Why do diets fail?

Those initial weight loss results from a new diet are encouraging, aren't they? Go on a diet, lose weight right away! But the weight doesn't stay off. Every wonder why? There are two reasons.

First, your body needs energy, much like a car. While a car burns fuel, your body burns glucose. If you stop filling your car with fuel, it will die. But your body is smarter than a car. If you stop filling your body with food, evolutionary-induced safety procedures kick in. Your body is a good friend, and like all good friends, it will protect you. After centuries of desperate survival, it will do anything to get energy. Like a sinking ship where the owners are willing to tear it apart just to stay afloat, your body will tear itself apart to get the fuel it needs for energy. For a day or two without food the body will tear apart muscle cells and convert them into glucose. Eventually it will include fat cells into it's rampage, but it never stops tearing apart the muscle cells. (For the curious there's a technical reason for this: muscle cells are composed of building blocks that can be converted to glucose, fat cells can not be converted to glucose, only a cheap wannabe called ketones.)

For a number of reasons this process is very harmful and undesirable, I'll only focus on the one reason that a dieter would care about—-muscle loss. What! I can hear the women out there saying, "Who cares about muscle loss?". You do. For one thing, muscle is a huge calorie burner, you don't want to lose it dieting. For another thing muscle loss also affects your posture and physique. Think back to pictures you've seen of starving people-—did they look good slumped over with their gaunt faces?

Second, when dieting, your body will try to store as much body fat as possible out of every meal! That evolutionary process talked about above won't let you starve. You will convert as much food as possible to fat.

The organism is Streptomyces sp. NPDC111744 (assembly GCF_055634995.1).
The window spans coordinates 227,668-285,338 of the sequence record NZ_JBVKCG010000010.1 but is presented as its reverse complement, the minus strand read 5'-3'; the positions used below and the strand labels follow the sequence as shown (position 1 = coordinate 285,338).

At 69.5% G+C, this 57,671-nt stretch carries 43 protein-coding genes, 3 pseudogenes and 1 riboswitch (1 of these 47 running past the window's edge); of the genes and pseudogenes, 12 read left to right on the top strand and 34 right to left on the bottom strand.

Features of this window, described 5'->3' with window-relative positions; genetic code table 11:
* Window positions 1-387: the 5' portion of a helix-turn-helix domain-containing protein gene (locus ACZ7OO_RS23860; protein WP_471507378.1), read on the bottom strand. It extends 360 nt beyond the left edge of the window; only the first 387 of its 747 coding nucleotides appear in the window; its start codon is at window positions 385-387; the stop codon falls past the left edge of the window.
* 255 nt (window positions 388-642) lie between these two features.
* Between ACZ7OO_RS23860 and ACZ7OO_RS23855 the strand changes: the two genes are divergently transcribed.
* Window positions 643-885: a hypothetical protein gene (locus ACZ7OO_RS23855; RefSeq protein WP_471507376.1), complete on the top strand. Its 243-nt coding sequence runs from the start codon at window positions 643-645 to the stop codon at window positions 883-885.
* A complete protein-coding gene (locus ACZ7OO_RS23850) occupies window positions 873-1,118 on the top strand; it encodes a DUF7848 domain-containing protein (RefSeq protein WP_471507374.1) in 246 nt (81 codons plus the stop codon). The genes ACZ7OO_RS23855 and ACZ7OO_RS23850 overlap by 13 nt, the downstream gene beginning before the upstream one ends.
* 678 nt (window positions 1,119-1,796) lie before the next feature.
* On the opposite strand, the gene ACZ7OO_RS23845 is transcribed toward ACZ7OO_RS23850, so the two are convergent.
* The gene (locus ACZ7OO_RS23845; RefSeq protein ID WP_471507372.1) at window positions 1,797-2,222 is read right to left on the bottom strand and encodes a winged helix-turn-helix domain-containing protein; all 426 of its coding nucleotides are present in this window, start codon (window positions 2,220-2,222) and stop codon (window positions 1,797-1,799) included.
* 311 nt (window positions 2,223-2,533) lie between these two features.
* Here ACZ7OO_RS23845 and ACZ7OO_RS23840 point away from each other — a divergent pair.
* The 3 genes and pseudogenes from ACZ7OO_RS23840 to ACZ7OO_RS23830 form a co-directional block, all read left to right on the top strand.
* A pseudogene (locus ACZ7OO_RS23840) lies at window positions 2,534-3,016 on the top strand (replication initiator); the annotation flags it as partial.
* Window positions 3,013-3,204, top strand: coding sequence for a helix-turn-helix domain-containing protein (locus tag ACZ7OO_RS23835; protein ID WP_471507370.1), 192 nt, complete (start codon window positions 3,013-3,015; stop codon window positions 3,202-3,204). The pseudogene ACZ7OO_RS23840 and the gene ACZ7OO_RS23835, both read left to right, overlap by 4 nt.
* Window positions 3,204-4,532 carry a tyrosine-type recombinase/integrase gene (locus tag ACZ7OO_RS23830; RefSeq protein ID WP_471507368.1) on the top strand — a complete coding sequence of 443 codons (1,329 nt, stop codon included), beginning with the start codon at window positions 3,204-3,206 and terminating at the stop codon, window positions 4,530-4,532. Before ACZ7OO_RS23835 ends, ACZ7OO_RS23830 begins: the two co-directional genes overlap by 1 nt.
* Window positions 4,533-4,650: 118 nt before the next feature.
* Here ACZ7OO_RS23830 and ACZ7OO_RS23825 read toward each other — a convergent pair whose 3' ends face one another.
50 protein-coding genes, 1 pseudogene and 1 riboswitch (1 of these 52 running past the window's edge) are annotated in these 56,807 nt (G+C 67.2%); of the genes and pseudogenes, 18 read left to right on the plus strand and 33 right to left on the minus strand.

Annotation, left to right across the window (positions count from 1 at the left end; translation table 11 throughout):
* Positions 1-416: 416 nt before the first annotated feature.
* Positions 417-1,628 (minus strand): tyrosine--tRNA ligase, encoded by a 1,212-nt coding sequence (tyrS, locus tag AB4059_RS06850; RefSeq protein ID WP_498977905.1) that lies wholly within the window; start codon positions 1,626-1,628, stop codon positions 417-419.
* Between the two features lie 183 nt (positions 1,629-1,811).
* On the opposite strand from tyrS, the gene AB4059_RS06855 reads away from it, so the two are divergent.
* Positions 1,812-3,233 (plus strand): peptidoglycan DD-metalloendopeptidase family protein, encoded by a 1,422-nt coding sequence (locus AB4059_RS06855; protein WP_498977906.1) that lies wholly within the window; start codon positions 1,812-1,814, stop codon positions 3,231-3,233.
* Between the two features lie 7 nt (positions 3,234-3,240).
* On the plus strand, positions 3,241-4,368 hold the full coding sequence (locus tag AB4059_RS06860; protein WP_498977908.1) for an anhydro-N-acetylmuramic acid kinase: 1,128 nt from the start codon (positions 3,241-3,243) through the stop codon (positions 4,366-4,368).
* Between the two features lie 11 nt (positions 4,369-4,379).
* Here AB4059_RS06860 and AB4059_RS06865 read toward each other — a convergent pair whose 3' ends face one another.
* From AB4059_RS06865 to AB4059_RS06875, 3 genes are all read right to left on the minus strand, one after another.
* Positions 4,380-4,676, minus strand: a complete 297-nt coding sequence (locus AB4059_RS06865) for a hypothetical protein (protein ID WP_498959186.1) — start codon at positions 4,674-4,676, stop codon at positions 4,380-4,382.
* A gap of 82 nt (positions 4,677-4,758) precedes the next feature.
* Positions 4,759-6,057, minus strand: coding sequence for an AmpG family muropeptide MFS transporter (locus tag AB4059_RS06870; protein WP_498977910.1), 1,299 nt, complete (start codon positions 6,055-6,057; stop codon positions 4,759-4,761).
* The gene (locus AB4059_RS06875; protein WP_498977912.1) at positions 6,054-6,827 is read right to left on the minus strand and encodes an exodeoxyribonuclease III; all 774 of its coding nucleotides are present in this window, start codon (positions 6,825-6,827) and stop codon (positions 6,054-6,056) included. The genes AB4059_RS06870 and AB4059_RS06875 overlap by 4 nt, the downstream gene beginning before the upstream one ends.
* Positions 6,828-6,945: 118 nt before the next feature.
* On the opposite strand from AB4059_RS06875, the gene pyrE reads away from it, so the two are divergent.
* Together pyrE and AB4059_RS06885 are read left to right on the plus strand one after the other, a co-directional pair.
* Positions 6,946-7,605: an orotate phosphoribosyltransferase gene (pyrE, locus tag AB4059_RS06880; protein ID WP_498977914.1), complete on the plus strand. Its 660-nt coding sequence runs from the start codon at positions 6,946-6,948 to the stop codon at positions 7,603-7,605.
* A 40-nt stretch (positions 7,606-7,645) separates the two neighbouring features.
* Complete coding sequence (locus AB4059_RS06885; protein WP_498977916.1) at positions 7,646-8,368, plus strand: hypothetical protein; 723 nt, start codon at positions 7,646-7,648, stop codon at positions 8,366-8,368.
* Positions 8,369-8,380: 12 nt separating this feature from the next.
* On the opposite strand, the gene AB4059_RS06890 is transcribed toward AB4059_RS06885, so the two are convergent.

So why do you loose weight at first when dieting? Muscle weighs much more than fat. The muscle your body is destroying causes smaller numbers on the scale. But you won't look any better, because you haven't lost much fat. Did you know that a beach ball and baseball weight the same? It's about size, not weight.

Conclusion: Diets fail because your body doesn't respond the way you'd like, causing the fat to stubbornly stay put.


1.Don't weigh yourself. Instead of a scale, use a tape measure, or a mirror, or a friend, or clothes (see if they're becoming more loose).
2.Don't diet. Instead, consider eating more healthy. Think long-term: most people can't stay on a diet for any length of time anyway.
3.Eat more. Spread out your eating over the day, for example, by eating snacks between meals. You'll lose weight by eating more often because you're body is convinced it's not starving.
4.Experiment with exercise. Aerobic exercise increases metabolism. Without changing your eating habits. Even when you're not exercising. Strength exercise builds calorie burning muscle cells (ladies, this can be done without building muscle size.) I can show you how. If you don't like it, stop. What's there to lose? Just weight. I mean size.

Author's Bio: 

Greg Mumm is a fitness trainer who's spent a lifetime collecting knowledge that can help you lose weight and gain energy. He even wrote a book, available at HowToEnjoyExercise.org